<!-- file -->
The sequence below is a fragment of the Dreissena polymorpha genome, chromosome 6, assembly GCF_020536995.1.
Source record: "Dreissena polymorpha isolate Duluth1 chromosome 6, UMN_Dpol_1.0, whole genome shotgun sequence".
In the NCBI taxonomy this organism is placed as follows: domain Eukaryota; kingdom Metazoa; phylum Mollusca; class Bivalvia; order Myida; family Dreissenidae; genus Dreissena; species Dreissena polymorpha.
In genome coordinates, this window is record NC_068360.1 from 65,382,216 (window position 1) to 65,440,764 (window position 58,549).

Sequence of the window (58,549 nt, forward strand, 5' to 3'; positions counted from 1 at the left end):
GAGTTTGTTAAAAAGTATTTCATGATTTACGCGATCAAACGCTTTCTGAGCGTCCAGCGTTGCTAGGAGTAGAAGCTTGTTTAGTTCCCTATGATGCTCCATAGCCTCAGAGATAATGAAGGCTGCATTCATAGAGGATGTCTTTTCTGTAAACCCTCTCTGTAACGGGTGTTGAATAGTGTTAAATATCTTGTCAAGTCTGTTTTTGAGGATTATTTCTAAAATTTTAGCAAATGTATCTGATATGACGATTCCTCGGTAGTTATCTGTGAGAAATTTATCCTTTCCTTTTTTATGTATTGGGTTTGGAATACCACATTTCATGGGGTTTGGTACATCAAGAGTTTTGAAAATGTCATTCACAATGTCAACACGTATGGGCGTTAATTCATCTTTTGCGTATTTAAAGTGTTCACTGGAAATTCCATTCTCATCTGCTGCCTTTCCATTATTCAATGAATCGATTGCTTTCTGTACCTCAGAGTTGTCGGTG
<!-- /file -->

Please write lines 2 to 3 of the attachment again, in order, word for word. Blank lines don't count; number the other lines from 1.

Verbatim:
Source record: "Dreissena polymorpha isolate Duluth1 chromosome 6, UMN_Dpol_1.0, whole genome shotgun sequence".
In the NCBI taxonomy this organism is placed as follows: domain Eukaryota; kingdom Metazoa; phylum Mollusca; class Bivalvia; order Myida; family Dreissenidae; genus Dreissena; species Dreissena polymorpha.